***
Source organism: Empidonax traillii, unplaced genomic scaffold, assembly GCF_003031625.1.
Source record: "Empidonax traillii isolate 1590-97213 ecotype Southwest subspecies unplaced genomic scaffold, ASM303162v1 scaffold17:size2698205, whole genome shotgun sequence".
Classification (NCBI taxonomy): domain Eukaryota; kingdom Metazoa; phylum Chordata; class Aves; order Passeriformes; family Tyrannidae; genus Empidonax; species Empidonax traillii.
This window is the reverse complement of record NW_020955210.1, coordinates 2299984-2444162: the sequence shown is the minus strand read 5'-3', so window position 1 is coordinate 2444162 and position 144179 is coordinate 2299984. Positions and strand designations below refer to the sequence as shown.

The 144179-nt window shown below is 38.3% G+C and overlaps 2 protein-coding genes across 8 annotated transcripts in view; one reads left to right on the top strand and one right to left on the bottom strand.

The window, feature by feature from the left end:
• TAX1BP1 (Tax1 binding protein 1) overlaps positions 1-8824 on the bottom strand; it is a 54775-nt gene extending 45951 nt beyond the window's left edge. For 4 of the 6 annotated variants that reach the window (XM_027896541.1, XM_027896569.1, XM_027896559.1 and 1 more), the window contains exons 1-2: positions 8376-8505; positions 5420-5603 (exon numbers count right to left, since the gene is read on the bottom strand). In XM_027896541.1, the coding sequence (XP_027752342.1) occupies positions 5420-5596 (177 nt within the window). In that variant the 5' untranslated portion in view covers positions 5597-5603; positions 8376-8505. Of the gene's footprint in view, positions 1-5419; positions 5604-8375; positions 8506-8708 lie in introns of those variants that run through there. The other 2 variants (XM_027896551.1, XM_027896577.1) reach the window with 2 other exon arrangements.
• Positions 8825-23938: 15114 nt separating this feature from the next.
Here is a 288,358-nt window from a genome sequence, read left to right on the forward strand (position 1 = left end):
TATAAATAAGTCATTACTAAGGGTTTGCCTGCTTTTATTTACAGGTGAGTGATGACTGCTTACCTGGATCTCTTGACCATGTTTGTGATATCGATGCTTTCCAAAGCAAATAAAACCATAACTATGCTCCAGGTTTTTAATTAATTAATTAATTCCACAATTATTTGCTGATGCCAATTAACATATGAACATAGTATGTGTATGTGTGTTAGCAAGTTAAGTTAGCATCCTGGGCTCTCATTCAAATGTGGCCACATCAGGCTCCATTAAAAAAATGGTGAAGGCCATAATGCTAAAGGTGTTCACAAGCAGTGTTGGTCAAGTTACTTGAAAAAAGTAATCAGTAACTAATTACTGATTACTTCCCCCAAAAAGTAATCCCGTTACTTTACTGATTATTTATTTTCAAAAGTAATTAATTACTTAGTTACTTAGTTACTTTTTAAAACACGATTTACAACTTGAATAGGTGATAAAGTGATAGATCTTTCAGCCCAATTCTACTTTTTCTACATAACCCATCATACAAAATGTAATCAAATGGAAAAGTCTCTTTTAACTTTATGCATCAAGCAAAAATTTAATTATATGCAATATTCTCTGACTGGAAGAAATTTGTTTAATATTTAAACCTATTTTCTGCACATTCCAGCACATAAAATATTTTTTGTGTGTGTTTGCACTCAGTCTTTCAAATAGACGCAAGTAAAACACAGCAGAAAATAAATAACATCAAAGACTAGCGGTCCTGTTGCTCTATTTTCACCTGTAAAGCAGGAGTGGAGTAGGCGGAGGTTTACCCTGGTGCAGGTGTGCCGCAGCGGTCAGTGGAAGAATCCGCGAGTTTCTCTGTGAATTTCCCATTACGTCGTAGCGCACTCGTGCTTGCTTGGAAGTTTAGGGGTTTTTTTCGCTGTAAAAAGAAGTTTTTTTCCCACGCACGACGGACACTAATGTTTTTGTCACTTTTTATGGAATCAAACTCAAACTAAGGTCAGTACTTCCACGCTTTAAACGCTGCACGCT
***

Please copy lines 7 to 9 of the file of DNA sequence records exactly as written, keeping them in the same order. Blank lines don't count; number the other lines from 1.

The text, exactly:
• TAX1BP1 (Tax1 binding protein 1) overlaps positions 1-8824 on the bottom strand; it is a 54775-nt gene extending 45951 nt beyond the window's left edge. For 4 of the 6 annotated variants that reach the window (XM_027896541.1, XM_027896569.1, XM_027896559.1 and 1 more), the window contains exons 1-2: positions 8376-8505; positions 5420-5603 (exon numbers count right to left, since the gene is read on the bottom strand). In XM_027896541.1, the coding sequence (XP_027752342.1) occupies positions 5420-5596 (177 nt within the window). In that variant the 5' untranslated portion in view covers positions 5597-5603; positions 8376-8505. Of the gene's footprint in view, positions 1-5419; positions 5604-8375; positions 8506-8708 lie in introns of those variants that run through there. The other 2 variants (XM_027896551.1, XM_027896577.1) reach the window with 2 other exon arrangements.
• Positions 8825-23938: 15114 nt separating this feature from the next.
Here is a 288,358-nt window from a genome sequence, read left to right on the forward strand (position 1 = left end):